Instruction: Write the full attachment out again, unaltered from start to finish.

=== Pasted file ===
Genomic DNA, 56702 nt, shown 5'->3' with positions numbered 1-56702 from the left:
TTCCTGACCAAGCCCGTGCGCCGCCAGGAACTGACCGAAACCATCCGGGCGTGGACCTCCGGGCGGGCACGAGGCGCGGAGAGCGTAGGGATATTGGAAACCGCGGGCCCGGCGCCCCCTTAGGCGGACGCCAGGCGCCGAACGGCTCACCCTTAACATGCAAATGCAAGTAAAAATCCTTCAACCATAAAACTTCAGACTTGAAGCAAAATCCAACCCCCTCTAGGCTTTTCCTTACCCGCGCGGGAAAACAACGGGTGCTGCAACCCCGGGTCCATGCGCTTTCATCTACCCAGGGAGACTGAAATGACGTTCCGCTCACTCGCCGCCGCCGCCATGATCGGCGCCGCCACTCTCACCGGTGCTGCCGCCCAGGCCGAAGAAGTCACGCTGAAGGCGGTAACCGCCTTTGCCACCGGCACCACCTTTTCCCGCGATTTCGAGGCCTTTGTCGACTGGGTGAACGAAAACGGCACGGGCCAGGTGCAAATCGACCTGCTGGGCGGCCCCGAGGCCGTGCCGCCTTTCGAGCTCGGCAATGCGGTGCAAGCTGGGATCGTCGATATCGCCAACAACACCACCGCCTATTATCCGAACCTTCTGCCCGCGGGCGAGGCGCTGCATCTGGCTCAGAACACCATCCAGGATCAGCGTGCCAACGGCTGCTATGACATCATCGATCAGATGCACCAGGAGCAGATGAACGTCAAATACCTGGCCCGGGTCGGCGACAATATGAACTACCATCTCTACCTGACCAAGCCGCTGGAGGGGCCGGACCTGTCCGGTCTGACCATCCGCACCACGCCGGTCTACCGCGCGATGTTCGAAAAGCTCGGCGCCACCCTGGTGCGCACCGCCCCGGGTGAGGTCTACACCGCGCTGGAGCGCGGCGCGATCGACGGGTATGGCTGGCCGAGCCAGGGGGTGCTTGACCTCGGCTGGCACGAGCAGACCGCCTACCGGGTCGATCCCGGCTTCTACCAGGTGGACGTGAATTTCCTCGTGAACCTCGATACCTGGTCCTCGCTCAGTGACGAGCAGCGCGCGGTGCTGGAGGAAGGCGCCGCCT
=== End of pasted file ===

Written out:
Genomic DNA, 56702 nt, shown 5'->3' with positions numbered 1-56702 from the left:
TTCCTGACCAAGCCCGTGCGCCGCCAGGAACTGACCGAAACCATCCGGGCGTGGACCTCCGGGCGGGCACGAGGCGCGGAGAGCGTAGGGATATTGGAAACCGCGGGCCCGGCGCCCCCTTAGGCGGACGCCAGGCGCCGAACGGCTCACCCTTAACATGCAAATGCAAGTAAAAATCCTTCAACCATAAAACTTCAGACTTGAAGCAAAATCCAACCCCCTCTAGGCTTTTCCTTACCCGCGCGGGAAAACAACGGGTGCTGCAACCCCGGGTCCATGCGCTTTCATCTACCCAGGGAGACTGAAATGACGTTCCGCTCACTCGCCGCCGCCGCCATGATCGGCGCCGCCACTCTCACCGGTGCTGCCGCCCAGGCCGAAGAAGTCACGCTGAAGGCGGTAACCGCCTTTGCCACCGGCACCACCTTTTCCCGCGATTTCGAGGCCTTTGTCGACTGGGTGAACGAAAACGGCACGGGCCAGGTGCAAATCGACCTGCTGGGCGGCCCCGAGGCCGTGCCGCCTTTCGAGCTCGGCAATGCGGTGCAAGCTGGGATCGTCGATATCGCCAACAACACCACCGCCTATTATCCGAACCTTCTGCCCGCGGGCGAGGCGCTGCATCTGGCTCAGAACACCATCCAGGATCAGCGTGCCAACGGCTGCTATGACATCATCGATCAGATGCACCAGGAGCAGATGAACGTCAAATACCTGGCCCGGGTCGGCGACAATATGAACTACCATCTCTACCTGACCAAGCCGCTGGAGGGGCCGGACCTGTCCGGTCTGACCATCCGCACCACGCCGGTCTACCGCGCGATGTTCGAAAAGCTCGGCGCCACCCTGGTGCGCACCGCCCCGGGTGAGGTCTACACCGCGCTGGAGCGCGGCGCGATCGACGGGTATGGCTGGCCGAGCCAGGGGGTGCTTGACCTCGGCTGGCACGAGCAGACCGCCTACCGGGTCGATCCCGGCTTCTACCAGGTGGACGTGAATTTCCTCGTGAACCTCGATACCTGGTCCTCGCTCAGTGACGAGCAGCGCGCGGTGCTGGAGGAAGGCGCCGCCT